CHICAGO — Illinois companies can no longer ask job applicants or their previous employers about their pay history under a law that took effect Sept. 29. Supporters say the measure will help close the pay gap between women and men.
Sarah Labadie, associate director of policy for Women Employed, a nonprofit advocating for equal pay for women in the workforce, said the main goal of the law is to restructure how companies pay their workers so that pay discrepancies aren’t perpetuated.
Rep. Anna Moeller, D-Elgin, who co-sponsored the legislation signed by Gov. JB Pritzker, said she hopes the new law will even the playing field.
“Women tend to make less than their male counterparts. If (a company is) basing it off past wages, it causes them to continue to get paid less. Employers will no longer be able to make wage offers by using previous wage history,” Moeller said.
Here’s what to know about the measure:
What does the new law do?
Employers can’t ask job applicants how much they earned at their current or previous jobs. The law also prohibits previous employers and staffing agencies from disclosing any pay information. Companies can’t prevent workers discussing their pay and benefits with colleagues.
Does the law apply only to salaried workers?
Both salaried and hourly workers are covered by the law, which advocates refer to as the No Salary History law.
What kind of pay history is barred?
Companies cannot ask for any compensation history, including benefits offered by a current or former employer and bonuses received.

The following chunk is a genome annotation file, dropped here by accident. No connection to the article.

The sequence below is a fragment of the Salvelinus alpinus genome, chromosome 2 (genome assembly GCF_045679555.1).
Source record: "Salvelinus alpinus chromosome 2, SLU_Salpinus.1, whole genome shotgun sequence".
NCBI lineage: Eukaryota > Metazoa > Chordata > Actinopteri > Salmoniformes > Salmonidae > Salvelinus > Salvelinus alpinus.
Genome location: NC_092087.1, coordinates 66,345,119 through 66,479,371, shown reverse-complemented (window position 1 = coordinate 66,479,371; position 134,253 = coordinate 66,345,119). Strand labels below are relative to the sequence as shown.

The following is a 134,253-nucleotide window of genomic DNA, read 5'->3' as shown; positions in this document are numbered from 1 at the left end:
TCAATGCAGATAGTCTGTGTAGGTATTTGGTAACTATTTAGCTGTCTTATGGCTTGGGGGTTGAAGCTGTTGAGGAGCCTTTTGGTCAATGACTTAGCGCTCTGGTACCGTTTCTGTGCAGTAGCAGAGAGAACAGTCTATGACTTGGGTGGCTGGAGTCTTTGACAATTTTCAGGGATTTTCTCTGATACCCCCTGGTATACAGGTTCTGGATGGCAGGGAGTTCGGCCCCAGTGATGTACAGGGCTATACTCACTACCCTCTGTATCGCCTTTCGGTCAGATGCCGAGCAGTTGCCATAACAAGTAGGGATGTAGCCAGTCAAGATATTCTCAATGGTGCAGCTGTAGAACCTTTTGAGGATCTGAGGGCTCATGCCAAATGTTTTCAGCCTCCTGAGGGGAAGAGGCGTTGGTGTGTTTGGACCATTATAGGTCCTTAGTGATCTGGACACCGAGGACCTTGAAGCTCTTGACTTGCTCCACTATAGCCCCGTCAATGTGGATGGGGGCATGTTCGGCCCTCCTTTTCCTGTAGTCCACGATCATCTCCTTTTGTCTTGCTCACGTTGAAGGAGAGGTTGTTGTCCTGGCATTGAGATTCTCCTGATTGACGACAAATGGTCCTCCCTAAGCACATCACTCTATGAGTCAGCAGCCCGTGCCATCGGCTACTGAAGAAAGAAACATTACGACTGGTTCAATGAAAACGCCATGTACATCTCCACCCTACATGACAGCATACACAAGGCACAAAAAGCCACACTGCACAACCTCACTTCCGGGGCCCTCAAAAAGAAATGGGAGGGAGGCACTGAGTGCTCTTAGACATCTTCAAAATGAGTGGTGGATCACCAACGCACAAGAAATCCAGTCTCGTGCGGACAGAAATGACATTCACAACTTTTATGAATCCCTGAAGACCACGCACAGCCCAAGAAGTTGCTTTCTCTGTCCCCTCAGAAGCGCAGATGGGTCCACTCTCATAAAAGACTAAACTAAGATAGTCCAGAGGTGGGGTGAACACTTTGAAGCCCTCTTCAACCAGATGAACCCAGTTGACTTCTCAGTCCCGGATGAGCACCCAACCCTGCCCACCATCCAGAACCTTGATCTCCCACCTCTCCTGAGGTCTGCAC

Is it illegal for an employer to ask about pay on a job application?
Companies cannot seek pay history through any means during the hiring process, including on job applications and during oral interviews.
What companies are barred from asking about pay?
All companies are required to follow the No Salary History law.
Are any organizations exempt?
Employers who have workers moving up within the company are not subject to the salary history ban. Government agencies are also exempt.
What if I disclose my salary to an employer?
Job applicants can tell an employer how much they were paid before, but employers can’t use that information to determine future pay under the new law.
What happens if an employer violates the law?
If an employer violates the law, a person can seek up to $10,000 in damages. If an applicant suspects he or she is being discriminated against, they should document the conversation. Job applicants should write down which interviewer asked the question about salary history, but they should not record an interview because it is illegal, Labadie said.